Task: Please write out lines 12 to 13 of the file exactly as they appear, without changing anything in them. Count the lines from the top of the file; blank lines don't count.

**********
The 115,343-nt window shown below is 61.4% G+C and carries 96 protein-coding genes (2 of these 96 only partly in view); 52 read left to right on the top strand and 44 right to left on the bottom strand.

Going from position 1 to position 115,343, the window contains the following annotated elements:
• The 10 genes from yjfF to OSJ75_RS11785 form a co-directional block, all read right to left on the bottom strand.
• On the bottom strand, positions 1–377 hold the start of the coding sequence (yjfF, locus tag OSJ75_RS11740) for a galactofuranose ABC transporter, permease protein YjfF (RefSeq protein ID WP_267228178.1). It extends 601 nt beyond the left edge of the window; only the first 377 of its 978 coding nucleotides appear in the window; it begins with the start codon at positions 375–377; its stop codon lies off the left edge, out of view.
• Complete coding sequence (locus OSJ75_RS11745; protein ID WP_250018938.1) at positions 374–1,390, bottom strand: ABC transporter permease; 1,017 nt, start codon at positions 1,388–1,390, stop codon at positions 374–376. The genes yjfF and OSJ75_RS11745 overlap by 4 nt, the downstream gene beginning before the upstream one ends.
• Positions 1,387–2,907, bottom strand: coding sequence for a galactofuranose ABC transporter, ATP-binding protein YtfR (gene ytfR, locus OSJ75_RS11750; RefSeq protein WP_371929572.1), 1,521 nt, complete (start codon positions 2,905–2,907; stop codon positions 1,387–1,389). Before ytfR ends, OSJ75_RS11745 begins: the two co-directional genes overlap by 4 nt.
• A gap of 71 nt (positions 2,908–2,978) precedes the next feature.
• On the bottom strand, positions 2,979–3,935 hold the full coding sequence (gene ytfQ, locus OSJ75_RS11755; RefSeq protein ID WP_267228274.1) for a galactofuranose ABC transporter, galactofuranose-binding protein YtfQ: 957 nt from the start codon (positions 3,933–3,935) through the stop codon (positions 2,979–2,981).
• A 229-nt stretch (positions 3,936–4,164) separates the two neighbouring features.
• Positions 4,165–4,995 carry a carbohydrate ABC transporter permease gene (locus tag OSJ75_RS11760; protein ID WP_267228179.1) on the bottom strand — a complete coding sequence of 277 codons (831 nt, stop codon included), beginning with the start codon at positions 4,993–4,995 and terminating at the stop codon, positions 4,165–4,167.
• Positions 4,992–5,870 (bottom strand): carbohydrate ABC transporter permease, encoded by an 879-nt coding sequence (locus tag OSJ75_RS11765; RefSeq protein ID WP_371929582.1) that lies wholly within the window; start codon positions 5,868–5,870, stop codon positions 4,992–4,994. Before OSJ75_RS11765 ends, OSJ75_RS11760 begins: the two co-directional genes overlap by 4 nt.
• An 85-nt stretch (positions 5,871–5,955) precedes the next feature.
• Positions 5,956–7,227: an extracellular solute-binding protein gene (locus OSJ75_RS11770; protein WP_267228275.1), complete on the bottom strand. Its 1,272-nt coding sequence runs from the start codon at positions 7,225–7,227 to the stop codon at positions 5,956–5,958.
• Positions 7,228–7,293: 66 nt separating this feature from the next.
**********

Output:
• An 85-nt stretch (positions 5,871–5,955) precedes the next feature.
• Positions 5,956–7,227: an extracellular solute-binding protein gene (locus OSJ75_RS11770; protein WP_267228275.1), complete on the bottom strand. Its 1,272-nt coding sequence runs from the start codon at positions 7,225–7,227 to the stop codon at positions 5,956–5,958.